). Through God’s Word His enduring character is revealed to us.

In the same way, God gives us a hope we can latch onto during the worst days. “This is the promise that He has promised us—eternal life” (1 John 2:25 1 John 2:25And this is the promise that he has promised us, even eternal life.
American King James Version×
). God, who cannot lie, gives us the hope of living together with Him, as part of His family forever (Titus 1:2 Titus 1:2In hope of eternal life, which God, that cannot lie, promised before the world began;
American King James Version×
). By having this hope within us, we can endure tough times, looking ahead towards a bright future with God (Hebrews 11:25-27 Hebrews 11:25-27 25 Choosing rather to suffer affliction with the people of God, than to enjoy the pleasures of sin for a season; 26 Esteeming the reproach of Christ greater riches than the treasures in Egypt: for he had respect to the recompense of the reward. 27 By faith he forsook Egypt, not fearing the wrath of the king: for he endured, as seeing him who is invisible.
American King James Version×
).

As humans, we are incapable of fully replicating God’s perfect character. We cannot have true salvation apart from God (Ephesians 2:8-10 Ephesians 2:8-10 8 For by grace are you saved through faith; and that not of yourselves: it is the gift of God: 9 Not of works, lest any man should boast. 10 For we are his workmanship, created in Christ Jesus to good works, which God has before ordained that we should walk in them.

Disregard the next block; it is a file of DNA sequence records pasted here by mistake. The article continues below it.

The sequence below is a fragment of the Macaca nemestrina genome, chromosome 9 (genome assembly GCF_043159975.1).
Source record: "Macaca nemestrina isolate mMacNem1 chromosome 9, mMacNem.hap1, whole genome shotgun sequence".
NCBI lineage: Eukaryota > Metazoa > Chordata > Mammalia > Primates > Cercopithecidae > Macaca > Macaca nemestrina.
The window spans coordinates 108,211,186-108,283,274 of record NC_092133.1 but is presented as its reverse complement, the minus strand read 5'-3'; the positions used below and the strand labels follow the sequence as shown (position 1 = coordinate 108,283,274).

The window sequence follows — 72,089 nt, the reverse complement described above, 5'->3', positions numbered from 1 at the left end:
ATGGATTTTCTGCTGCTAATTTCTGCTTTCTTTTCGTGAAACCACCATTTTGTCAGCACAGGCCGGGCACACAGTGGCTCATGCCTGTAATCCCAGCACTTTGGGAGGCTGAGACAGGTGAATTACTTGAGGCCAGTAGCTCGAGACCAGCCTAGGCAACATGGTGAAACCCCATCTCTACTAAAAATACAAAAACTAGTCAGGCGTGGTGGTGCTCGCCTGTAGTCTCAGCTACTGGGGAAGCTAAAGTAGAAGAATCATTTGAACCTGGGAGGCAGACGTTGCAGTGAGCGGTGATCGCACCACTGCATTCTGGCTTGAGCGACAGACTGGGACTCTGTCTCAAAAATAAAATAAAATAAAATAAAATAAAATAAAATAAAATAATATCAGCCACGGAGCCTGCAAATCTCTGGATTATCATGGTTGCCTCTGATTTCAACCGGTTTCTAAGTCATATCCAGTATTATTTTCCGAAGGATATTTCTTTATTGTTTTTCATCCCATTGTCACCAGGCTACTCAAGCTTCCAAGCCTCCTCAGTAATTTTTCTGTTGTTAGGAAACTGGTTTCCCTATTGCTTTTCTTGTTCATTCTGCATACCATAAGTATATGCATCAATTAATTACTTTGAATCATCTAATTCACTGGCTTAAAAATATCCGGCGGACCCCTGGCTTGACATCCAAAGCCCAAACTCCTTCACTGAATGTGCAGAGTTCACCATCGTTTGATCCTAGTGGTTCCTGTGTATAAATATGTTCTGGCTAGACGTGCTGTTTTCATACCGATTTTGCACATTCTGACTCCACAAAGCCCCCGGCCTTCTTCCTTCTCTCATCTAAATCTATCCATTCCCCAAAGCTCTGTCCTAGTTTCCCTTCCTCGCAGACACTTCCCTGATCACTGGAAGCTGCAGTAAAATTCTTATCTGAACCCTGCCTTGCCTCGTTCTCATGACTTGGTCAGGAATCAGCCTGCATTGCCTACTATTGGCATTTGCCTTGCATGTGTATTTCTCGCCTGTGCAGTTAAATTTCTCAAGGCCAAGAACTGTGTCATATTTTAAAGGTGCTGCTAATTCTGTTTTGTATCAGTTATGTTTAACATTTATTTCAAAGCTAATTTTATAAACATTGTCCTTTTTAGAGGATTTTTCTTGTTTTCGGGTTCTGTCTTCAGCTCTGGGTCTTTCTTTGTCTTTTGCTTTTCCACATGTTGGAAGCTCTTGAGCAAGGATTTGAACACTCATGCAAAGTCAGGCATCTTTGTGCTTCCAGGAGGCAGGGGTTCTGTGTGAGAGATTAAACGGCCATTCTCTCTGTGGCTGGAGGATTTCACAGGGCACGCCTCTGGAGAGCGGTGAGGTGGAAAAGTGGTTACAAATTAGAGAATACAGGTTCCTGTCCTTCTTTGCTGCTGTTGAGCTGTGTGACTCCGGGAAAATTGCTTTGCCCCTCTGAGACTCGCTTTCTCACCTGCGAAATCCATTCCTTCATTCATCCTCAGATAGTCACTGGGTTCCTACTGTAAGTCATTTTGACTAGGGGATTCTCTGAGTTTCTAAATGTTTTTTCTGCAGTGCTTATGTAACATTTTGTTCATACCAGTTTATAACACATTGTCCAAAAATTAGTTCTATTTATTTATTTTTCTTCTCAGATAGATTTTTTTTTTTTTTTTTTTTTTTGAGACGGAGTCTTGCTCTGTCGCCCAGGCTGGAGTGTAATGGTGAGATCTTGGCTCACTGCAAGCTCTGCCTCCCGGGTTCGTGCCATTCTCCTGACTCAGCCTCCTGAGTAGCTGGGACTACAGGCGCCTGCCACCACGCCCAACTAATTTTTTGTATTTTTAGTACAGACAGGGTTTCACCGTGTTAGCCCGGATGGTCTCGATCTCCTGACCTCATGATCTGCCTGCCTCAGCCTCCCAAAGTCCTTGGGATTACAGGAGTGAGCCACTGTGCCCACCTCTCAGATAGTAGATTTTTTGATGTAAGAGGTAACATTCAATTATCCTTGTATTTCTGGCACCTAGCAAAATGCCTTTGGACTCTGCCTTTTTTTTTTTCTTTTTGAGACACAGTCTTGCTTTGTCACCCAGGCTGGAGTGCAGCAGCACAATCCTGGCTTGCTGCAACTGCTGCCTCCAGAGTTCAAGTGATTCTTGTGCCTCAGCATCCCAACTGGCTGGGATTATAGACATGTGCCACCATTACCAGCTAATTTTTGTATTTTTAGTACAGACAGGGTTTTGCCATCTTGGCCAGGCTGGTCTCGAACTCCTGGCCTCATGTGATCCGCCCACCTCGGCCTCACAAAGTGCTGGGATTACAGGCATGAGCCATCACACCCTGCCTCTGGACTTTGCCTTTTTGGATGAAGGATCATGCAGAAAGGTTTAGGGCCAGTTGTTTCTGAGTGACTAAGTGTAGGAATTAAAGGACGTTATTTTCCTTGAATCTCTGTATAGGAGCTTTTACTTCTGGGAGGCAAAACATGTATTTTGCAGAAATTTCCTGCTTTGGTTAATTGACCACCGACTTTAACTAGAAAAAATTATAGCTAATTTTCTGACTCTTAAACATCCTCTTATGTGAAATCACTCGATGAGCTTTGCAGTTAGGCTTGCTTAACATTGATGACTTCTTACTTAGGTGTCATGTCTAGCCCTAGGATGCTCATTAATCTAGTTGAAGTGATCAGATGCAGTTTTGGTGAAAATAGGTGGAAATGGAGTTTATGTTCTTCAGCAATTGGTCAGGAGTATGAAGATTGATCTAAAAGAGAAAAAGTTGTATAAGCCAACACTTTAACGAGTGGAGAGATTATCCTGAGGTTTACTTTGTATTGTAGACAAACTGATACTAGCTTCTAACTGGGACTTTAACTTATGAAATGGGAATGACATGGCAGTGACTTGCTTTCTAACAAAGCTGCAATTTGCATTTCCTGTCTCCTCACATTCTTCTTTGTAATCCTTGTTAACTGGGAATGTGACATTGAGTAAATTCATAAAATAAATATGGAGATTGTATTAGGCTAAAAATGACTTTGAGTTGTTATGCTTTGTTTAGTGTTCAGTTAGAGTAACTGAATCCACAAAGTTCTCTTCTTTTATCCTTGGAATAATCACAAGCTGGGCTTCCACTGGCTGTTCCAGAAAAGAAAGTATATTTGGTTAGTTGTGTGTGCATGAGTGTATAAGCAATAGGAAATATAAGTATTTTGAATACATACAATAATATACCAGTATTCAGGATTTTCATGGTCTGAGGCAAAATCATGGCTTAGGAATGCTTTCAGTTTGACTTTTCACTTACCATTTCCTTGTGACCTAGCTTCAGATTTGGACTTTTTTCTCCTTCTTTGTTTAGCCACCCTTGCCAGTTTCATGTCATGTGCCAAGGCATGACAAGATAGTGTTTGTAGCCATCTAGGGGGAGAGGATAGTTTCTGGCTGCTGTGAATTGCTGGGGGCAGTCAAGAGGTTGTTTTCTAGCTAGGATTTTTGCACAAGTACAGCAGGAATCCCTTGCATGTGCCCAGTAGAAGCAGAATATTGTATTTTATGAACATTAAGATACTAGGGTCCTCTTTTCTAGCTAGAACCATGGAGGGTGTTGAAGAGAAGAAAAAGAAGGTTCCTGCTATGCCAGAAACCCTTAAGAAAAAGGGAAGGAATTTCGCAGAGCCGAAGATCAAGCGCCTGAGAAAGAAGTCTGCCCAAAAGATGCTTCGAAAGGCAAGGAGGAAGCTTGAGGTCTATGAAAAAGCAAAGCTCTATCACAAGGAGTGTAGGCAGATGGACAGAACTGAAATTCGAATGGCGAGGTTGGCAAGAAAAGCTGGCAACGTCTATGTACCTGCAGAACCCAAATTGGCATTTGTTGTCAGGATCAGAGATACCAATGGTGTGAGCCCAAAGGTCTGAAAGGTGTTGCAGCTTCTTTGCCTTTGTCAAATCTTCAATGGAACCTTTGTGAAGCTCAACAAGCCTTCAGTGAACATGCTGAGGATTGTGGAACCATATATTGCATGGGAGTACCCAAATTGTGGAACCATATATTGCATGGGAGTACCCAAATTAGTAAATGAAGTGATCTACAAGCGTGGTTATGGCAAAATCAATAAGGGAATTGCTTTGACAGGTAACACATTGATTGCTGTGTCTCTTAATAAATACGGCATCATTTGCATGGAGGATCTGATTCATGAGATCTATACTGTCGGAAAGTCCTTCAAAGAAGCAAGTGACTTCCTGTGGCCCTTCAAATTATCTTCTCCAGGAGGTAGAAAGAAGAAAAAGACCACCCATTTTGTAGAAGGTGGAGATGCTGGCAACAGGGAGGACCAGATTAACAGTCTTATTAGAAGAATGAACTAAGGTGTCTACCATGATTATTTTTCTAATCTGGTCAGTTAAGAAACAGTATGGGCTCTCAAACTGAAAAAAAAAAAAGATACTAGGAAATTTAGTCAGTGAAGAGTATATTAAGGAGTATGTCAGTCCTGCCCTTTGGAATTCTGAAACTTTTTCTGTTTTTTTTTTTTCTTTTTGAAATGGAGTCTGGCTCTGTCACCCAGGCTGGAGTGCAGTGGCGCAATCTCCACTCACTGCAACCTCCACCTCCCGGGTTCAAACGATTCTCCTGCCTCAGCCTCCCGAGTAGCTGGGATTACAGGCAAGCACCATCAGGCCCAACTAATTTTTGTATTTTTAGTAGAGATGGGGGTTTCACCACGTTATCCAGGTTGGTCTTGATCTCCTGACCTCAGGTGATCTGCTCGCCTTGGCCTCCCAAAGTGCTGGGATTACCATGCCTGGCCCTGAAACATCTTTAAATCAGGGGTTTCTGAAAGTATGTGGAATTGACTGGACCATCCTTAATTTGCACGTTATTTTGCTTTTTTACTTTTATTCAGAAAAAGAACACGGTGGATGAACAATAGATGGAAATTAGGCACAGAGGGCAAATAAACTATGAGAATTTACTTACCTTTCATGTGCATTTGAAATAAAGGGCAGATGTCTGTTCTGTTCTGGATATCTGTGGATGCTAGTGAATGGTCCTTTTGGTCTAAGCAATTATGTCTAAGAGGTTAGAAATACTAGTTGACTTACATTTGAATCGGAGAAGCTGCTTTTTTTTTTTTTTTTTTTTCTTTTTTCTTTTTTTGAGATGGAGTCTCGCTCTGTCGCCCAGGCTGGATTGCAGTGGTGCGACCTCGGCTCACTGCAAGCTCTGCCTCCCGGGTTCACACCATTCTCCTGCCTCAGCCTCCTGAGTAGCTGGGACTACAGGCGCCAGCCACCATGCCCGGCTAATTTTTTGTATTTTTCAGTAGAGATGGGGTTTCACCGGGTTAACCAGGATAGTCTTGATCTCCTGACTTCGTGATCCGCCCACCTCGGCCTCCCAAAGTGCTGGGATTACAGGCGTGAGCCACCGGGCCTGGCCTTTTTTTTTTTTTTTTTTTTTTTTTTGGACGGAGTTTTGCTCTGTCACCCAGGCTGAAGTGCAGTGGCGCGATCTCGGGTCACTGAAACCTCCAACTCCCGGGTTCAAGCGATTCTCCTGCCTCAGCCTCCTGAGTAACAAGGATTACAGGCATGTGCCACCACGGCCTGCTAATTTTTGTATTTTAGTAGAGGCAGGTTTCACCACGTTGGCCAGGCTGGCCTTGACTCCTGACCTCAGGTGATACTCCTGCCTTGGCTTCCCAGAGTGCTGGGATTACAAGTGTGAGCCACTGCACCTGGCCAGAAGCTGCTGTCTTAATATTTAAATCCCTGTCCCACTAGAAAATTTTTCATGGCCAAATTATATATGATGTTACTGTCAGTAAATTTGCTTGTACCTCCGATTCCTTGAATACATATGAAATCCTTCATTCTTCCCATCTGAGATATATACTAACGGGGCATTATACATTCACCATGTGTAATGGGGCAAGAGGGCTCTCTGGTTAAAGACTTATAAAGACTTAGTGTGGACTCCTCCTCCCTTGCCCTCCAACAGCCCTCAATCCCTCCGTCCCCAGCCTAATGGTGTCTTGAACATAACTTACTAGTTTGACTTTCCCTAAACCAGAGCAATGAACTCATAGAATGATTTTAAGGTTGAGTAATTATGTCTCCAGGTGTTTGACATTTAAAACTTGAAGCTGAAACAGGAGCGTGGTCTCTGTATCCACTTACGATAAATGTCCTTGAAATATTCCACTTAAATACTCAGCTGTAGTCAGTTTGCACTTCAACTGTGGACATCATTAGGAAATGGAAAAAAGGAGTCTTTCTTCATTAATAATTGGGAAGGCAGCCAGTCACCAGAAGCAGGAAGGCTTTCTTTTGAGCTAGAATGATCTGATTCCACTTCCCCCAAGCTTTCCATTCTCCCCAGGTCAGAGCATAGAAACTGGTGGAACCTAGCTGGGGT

American King James Version×
). And without Him, it’s impossible to step into the future He has for us. We should recognize our own frailty and be humbled. God wants humility to be part of our character (Micah 6:8 Micah 6:8He has showed you, O man, what is good; and what does the LORD require of you, but to do justly, and to love mercy, and to walk humbly with your God?
American King James Version×
).

Humbled must have been how Jonah, Daniel and Habakkuk felt as they cried out in their trials. And yet they expressed thanksgiving to God for everything He is, all He had done for them, and all He planned to do. They even found joy at that crossroads.

The biblical essence of thanksgiving is the union of joy and humility. It is realizing we cannot do it on our own, yet taking delight that God is there with us. God must be the anchor of our thanksgiving, as He is the anchor of our blessings, salvation and hope. This anchor does not drift as the tide of physical blessings rolls in and out but remains constant and immovable for us throughout all the ages.

Wherever you are and whatever you have this Thanksgiving Day, God’s faithful character and hope of eternal life can help keep you going. Reflect on what you are truly thankful for this Thanksgiving. And with joy and humility, continue giving thanks.